Something I’ve realized over the years is people ONLY ask me what I do for a living when I am either A) tossing back a calorie-laden cocktail or B) biting into a piece of chocolate cake. Where are you at, people, when I sit down with my kale salad at lunch, HUH?! When I answer with “I’m a Registered Dietitian”, people are generally impressed (or they fake enthusiasm well, I can’t really tell). As the conversation progresses, nine times out of ten it results in him/her saying how surprised they are that I eat and drink like a normal human, rather than the rabbit food they expected. This is where I usually insert a pope joke that typically flops (he’s not a regular pope, he’s a cool pope), by saying I’m not a regular dietitian, I’m a cool dietitian. This part is almost always followed by a lull of silence in the conversation where I take another swig or bite, then jump into ‘explanatory’ mode.
After a lot of years of learning the nitty gritty details of the food I eat, I have adopted the 80/20 philosophy. I aim to eat healthy 80 percent of the time, and #treatyoself the other 20 percent. Trust me, this stuff is PURE GOLD. I’ve done it all: macro counting, cutting out carbs, cleanses and detoxes… you name it, I’ve tried it. And while I still think it’s SUPER important for RD’s to try these fads first hand to understand the ins and outs of the different trending diets, I can confidently say that I will never be on the Atkins diet or Isagenics on my own accord.
Life is about balance. If your favorite food on the planet is tacos (totally can relate), and you are on a diet that never lets you within 50 feet of a tortilla, your happiness will plummet. And while some people will tout ‘nothing tastes as good as skinny feels’, I wholeheartedly disagree. Tacos taste as good as skinny feels. And since when does it have to be an either-or situation?! If you focus on eating healthy 80% of the time, you can chose to indulge a bit for the other 20%, allowing yourself to nourish your body AND enjoy some of the finer things in life, like chips and guac. I’m not talking about cutting out carbs Monday-Friday and having ‘cheat days’. I’m talking about eating healthy, wholesome foods the majority of the time, but recognizing that you’re human and allowing yourself to splurge once in a while. That way, when you reach for that ice cream bar after dinner, you won’t feel guilty about it. This philosophy is all about total wellness – not just physical wellness. It promotes emotional and mental well-being by allowing for flexibility and balance in your everyday life.
In the same manner that Rome wasn’t built in a day, your diet won’t unravel overnight. In fact, I don’t even like to use the word diet, because that implies a temporary period of restrictions, excessive planning, and most likely, unhappiness. If you approach the 80/20 philosophy as a diet, you will undoubtedly fail. This is not a short-term or quick fix solution. The 80/20 approach is a lifestyle. Food is part of everyones life and the relationship you have with food should not be fear, or animosity, or any other negative energy. The way that you think about food can totally impact your energy and mood the rest of the day. So do me this favor and try this out for one month: think ONLY positive thoughts about food. (I know you’re probably thinking I’m off my rocker right now, but here me out.)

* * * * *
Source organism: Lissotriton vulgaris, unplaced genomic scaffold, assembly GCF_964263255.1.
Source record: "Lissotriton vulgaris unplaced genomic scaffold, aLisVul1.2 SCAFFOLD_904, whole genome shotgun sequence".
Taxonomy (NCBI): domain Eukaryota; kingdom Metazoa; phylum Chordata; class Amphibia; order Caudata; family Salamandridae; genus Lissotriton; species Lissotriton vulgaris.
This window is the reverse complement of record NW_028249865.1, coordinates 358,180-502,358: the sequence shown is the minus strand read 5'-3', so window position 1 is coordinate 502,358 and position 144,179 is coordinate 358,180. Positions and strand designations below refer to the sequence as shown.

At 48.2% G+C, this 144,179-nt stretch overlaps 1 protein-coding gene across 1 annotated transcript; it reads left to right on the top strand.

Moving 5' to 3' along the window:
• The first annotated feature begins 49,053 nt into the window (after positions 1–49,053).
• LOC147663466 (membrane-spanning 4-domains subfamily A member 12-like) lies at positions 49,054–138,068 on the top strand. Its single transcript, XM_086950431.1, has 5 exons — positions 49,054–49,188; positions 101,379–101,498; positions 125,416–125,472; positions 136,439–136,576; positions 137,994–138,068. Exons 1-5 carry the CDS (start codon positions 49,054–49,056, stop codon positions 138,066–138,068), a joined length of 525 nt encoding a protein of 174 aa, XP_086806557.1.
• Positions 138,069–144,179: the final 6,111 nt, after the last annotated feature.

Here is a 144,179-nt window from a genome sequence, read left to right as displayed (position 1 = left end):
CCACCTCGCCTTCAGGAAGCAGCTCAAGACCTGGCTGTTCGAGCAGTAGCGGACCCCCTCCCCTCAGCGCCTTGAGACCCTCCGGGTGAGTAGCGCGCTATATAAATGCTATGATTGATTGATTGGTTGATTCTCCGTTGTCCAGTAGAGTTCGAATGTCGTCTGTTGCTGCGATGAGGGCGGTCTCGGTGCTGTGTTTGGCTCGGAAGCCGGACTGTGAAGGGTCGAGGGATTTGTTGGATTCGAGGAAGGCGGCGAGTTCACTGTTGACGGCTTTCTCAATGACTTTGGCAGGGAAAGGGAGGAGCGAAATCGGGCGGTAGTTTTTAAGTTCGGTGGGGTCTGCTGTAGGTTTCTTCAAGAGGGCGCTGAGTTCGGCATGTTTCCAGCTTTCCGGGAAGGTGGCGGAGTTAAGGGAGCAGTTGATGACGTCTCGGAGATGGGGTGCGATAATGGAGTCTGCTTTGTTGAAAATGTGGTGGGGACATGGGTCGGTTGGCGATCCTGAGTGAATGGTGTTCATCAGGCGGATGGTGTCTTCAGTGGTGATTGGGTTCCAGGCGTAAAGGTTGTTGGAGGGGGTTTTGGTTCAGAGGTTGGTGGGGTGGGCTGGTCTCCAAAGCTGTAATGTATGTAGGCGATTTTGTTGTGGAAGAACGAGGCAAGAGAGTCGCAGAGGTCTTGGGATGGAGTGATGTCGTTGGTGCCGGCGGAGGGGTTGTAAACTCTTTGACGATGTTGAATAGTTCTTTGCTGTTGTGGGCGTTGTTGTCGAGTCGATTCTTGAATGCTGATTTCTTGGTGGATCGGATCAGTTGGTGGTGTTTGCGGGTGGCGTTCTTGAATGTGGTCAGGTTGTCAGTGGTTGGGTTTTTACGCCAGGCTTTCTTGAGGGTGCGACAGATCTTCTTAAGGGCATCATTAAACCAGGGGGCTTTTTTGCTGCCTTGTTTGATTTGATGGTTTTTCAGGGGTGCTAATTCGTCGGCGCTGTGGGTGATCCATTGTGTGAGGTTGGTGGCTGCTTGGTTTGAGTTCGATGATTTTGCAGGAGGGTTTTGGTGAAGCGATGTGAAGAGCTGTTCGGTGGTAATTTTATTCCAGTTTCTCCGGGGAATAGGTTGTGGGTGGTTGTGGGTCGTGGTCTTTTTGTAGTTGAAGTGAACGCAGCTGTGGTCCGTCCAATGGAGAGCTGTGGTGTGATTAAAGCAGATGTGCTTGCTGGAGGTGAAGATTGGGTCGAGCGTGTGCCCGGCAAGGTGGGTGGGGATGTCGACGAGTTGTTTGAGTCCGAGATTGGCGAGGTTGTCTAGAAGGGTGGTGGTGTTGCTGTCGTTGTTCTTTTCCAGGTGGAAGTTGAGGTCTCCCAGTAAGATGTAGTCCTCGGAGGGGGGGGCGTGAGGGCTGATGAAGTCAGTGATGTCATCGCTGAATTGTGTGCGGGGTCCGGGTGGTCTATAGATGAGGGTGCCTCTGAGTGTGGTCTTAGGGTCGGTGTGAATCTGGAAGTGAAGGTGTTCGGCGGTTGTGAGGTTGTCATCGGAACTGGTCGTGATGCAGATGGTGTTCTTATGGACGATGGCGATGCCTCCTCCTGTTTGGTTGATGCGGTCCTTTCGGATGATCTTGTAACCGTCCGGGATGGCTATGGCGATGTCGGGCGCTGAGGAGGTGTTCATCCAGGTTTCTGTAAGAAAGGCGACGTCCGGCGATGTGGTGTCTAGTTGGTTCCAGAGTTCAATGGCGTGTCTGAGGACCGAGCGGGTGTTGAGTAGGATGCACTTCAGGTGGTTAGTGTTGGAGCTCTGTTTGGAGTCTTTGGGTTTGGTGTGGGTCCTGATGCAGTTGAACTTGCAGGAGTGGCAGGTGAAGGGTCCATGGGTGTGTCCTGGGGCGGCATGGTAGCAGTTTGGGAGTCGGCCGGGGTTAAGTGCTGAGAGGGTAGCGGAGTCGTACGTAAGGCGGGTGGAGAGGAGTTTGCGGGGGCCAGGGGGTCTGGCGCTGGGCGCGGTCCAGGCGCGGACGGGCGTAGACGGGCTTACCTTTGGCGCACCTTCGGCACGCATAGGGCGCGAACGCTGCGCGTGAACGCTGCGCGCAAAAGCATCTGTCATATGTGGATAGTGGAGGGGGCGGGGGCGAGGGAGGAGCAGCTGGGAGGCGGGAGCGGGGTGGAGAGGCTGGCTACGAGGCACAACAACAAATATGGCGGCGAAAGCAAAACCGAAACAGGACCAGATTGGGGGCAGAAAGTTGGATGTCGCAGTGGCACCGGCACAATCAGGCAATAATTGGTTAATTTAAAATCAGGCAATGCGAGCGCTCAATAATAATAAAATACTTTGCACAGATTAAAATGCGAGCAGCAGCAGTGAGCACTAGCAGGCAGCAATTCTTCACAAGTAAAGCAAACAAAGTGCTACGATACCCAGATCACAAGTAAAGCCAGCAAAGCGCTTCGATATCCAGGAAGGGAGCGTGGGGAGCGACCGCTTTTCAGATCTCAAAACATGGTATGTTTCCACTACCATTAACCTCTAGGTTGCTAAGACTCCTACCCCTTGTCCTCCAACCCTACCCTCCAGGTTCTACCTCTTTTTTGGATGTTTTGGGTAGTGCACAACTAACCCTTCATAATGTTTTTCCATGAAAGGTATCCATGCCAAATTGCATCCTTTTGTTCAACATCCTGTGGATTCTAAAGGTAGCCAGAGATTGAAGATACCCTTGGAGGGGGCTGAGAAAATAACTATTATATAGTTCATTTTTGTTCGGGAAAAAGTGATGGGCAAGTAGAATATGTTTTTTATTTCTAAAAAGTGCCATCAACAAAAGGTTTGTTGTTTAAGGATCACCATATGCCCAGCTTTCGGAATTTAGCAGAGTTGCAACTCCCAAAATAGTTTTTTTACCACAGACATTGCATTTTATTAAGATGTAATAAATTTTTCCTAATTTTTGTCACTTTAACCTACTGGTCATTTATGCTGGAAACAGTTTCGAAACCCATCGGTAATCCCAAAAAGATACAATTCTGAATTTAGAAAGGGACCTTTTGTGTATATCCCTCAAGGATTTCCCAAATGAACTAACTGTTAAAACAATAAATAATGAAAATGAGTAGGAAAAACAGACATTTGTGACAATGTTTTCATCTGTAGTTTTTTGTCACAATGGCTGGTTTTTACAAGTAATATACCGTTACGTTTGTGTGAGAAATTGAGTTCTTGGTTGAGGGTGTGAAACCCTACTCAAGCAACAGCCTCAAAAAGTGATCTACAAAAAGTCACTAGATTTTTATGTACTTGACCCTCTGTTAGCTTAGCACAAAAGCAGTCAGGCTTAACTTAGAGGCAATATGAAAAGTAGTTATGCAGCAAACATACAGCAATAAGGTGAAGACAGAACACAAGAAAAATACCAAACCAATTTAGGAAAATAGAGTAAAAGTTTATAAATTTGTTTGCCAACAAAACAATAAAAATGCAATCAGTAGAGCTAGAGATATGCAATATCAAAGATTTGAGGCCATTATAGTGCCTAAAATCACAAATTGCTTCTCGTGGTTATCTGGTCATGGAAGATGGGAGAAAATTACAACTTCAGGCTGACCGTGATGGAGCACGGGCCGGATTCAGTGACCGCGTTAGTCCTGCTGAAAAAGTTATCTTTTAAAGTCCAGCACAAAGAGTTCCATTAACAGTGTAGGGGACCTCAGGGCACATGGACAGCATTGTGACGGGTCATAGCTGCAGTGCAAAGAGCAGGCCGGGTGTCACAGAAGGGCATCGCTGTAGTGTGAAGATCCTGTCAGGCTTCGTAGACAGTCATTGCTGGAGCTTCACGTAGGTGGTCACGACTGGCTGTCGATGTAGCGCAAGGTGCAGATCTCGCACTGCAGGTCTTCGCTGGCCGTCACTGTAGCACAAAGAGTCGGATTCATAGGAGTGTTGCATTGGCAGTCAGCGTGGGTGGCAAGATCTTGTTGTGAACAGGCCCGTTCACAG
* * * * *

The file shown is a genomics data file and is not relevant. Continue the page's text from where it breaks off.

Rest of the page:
Whatever works for you to have positive thoughts about food (all food, including green vegetables!), do that. If it’s skimming through Pinterest for new healthy recipes to try at home, or driving a little further to go to your favorite farmers market across town, or challenging a colleague to a one-week brown bag exchange at lunch, I urge you to try it. Commit to having genuine energy about embracing food again. Try new flavors and recipes, focusing on eating a variety of foods including whole grains, lean meats and beans, dairy, and fruits and vegetables 80% of the time.
Likewise, give that same energy to your 20% indulgences. If you’re reaching for a bag of Doritos while you watch the Bachelor (and there is no shame in that if Doritos are your jam), but you actually don’t even like Doritos you are just bored, think it through. Is there something else you’d rather enjoy? Are you really hungry or just snacking to snack? And then when you go to have that indulgence that you’re genuinely excited about, you shouldn’t have an ounce of guilt doing so! Sometimes our indulgences even offer health benefits – dark chocolate and red wine, I’m looking at you, providing antioxidants that help remove toxins from our bodies. (I’ll take a Cabernet, please.)
We don’t give our bodies enough credit. Take a minute to really think about how hard your body works for you! Everyday I am amazed. As a runner, sometimes I look down at my feet and think “wow, you bad boys have carried me thousands of miles, and are still kicking!” Your body does SO much for you everyday – you have to love it and nourish it from the inside out if you want it to keep loving you back. Lots of times that means a delicious salad at lunch and grilled veggies at dinner, but occasionally, that means Belgian waffles and mimosas at brunch, and I’m totally okay with that. It’s not a diet, it’s a lifestyle. And at the end of the day, you have to treat your body like you love it. After all, it’s the only place you have to live in this world.
4 thoughts on “Food Philosophy”
Terrific advice! Thanks
I love this! You can’t feel guilty for eating the foods you enjoy but it’s also about balance.